Back to the Moon with German expertise
Under the leadership of the US space agency NASA, the Artemis programme aims to mark the next giant leap in spaceflight. Following the uncrewed Artemis I mission and a crewed test flight around the Moon, Artemis III is expected to land humans on the lunar surface in around 2025. The Lunar Gateway space station will be delivered into lunar orbit in a parallel project. In future, this will serve as an intermediate station for astronautical Moon landings and flights further into space, including to Mars.
The ESM plays a vital role and marks a significant advance for European spaceflight and German space technology in particular. The Artemis space transport system, known as Orion or the Orion Multi-Purpose Crew Vehicle, consists of two main parts: the US Crew Module and the cylindrical ESM containing the primary engine for the flight to the Moon. Four solar panels supply the spacecraft with power. The ESM climate systems ensure that the temperature is optimally regulated for the astronauts and the cargo. Fuel, oxygen and water supplies for the crew are also stored in the ESM. When fully loaded, it weighs approximately 13 tonnes at launch. The ESM delivers the Orion capsule into orbit around the Moon. It only separates from Orion at the end of the mission, before burning up in Earth’s atmosphere.
When developing the service module, European aerospace engineers drew upon the experience that they had gained from the successful Automated Transfer Vehicle (ATV) programme. The ATV provided the International Space Station (ISS) with crew supplies fully automatically and at regular intervals over five missions between 2008 and 2015. The basic technology tried and tested in the ATV programme now lives on in the ESM. This is visible on the outside in the form of the x-shaped solar arrays used to generate electricity, which were an important feature of the ATV.
Germany’s leading contribution to the ESM
With Artemis, NASA is collaborating with international partners on a critical component of an astronautical mission for the first time. This is a significant vote of confidence in the performance of spacefaring European nations. A European industry consortium, led by Airbus Defence and Space in Bremen and spread across 10 countries, has now implemented the first ESM-1 flight unit. ESM-1 bears the name of the Hanseatic city from which it originates – ‘Bremen’. Another ESM for the second Artemis mission – the first crewed Moon mission of the 21st century – has already been transported from Bremen to the Kennedy Space Center. The ESM for Artemis III is currently in the final stages of assembly at Airbus in Bremen. To date, NASA has ordered six European service modules as part of its Artemis programme.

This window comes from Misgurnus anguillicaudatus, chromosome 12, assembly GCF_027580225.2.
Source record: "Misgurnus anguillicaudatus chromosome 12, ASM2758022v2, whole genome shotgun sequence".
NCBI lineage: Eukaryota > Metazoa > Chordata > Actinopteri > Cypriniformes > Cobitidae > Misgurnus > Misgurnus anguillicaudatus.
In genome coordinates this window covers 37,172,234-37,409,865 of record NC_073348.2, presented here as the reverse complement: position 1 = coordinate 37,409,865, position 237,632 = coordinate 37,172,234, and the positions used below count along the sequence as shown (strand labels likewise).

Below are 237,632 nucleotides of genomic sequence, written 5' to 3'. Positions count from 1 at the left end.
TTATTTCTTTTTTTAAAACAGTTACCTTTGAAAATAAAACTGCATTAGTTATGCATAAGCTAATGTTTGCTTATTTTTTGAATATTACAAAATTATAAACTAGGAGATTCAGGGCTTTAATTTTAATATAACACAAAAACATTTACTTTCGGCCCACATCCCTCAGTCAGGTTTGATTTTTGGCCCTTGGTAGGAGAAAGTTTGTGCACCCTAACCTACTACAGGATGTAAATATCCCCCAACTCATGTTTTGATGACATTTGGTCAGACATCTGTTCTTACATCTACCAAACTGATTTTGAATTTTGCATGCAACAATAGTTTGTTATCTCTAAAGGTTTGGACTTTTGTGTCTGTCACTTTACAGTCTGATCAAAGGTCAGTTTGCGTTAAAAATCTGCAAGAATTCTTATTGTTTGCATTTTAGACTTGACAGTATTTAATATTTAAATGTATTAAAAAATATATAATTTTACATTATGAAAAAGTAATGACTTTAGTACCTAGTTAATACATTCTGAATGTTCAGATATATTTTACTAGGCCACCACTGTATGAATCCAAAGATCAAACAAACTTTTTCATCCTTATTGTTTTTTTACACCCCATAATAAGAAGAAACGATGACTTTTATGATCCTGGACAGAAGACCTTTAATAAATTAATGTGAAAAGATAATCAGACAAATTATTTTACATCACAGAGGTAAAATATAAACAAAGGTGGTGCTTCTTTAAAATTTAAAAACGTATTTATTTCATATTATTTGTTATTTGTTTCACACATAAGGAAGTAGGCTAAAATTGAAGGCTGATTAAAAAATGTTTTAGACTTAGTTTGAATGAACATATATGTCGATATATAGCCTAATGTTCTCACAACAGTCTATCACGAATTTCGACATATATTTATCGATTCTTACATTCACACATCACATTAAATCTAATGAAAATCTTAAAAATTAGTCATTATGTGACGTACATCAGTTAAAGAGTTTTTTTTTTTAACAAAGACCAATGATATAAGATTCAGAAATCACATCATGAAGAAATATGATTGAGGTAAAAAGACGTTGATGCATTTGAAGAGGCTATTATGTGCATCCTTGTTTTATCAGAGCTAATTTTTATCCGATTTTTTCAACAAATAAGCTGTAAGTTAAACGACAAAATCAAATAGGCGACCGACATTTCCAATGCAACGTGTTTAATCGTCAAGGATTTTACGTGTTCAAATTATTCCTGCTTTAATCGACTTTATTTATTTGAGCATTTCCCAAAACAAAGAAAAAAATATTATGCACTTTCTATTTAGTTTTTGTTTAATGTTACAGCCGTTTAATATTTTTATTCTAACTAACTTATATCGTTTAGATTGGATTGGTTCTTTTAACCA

In joint international space projects led by NASA, including the ISS, the established practice is for NASA partners in Canada, Japan and Europe to contribute to supply and operational elements not as an exchange of funds, but in the form of technologies provided under ‘barter agreements’. For ESA, these have thus far consisted of the development of the ATV space transport vehicle and its cargo deliveries to the ISS. As the largest contributor to ESA, Germany provided roughly 40 percent of the development, production and mission costs of the ATV programme. The ESM contribution covers Europe’s current share of the ISS operating costs and the use of the Lunar Gateway.
Germany is the primary European partner of the other spacefaring nations involved in the ISS (USA, Russia, Japan and Canada) and was a major supporter of the decision to build the ESM at the ESA Council at Ministerial Level in Naples in 2012. Germany provides approximately 50 percent of the ESM programme budget, with the country’s share managed by the German Space Agency at DLR.
ESM technical specifications
|Weight and dimensions||
The Orion ESM is cylindrical in shape, approximately four metres in diameter and approximately four metres tall. It weighs 13 tonnes at launch (including 8.6 tonnes of fuel), making up more than half the total mass of the Orion spacecraft.
The ESM exterior is covered with a Micrometeoroids and Debris Protection System (MDPS) made of Kevlar and Nextel. Important systems such as the electronic flight systems are duplicated and located on opposite sides of the module.
The ESM is the main propulsion system for the Orion spacecraft. It is also responsible for manoeuvring in orbit and position control. The fuel – a mixture of monomethylhydrazine (MMH) and mixed nitrogen oxides – is stored in titanium tanks and provides energy for the main engine, eight auxiliary engines and 24 smaller engines for position control.
The ESM has a four-wing solar array. Each wing consists of three separate panels that unfold to their seven-metre length after launch, hence giving the spacecraft a wingspan of 19 metres across.
With 15,000 solar cells, the four solar arrays generate enough energy to supply two households. Each sail rotates on two axes to align with the Sun for maximum power generation.
Each ESM contains more than 20,000 parts and components, from the electrical equipment, engines, solar cells, fuel tanks and life support systems to around 12 kilometres of cables.